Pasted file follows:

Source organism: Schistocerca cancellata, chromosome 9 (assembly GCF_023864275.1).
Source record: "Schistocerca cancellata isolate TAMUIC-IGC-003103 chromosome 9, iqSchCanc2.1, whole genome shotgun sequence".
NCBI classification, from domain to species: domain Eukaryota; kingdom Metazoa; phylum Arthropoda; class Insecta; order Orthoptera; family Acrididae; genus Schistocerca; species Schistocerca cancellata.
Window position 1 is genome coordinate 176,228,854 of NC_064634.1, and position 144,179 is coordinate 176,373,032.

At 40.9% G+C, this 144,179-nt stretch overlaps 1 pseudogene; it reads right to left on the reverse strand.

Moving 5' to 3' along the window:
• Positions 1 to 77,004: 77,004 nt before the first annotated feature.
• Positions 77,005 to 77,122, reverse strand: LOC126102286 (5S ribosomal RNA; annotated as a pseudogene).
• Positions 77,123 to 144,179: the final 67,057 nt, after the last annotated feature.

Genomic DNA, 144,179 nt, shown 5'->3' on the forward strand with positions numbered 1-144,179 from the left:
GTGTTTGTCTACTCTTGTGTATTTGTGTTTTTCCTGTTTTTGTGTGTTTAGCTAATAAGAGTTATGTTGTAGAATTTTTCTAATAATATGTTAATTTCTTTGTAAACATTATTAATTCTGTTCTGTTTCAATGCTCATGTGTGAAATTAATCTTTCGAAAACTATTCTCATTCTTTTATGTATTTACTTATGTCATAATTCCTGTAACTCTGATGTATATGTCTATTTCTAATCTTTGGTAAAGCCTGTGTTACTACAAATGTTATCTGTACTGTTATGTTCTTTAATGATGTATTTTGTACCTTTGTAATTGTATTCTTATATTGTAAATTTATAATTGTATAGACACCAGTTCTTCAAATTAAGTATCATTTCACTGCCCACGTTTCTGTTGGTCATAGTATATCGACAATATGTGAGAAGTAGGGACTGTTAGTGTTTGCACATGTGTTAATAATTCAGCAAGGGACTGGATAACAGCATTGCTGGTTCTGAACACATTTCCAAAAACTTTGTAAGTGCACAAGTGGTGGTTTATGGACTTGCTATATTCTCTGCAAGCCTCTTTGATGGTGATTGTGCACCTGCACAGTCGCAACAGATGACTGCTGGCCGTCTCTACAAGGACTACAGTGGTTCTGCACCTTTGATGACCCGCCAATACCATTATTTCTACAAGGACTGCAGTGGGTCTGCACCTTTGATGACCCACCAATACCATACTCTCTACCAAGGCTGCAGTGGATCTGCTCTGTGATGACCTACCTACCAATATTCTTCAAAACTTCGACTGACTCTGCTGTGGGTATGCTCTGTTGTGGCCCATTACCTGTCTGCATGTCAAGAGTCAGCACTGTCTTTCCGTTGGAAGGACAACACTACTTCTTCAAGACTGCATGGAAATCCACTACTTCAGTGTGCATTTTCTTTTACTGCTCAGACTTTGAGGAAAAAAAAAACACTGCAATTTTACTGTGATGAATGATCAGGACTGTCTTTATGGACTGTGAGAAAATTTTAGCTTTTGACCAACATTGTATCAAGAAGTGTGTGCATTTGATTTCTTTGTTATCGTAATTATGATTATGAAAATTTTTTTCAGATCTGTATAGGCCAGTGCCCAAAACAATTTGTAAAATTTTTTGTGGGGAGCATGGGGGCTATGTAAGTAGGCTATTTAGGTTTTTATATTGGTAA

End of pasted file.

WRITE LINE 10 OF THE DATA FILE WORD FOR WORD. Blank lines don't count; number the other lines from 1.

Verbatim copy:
Genomic DNA, 144,179 nt, shown 5'->3' on the forward strand with positions numbered 1-144,179 from the left: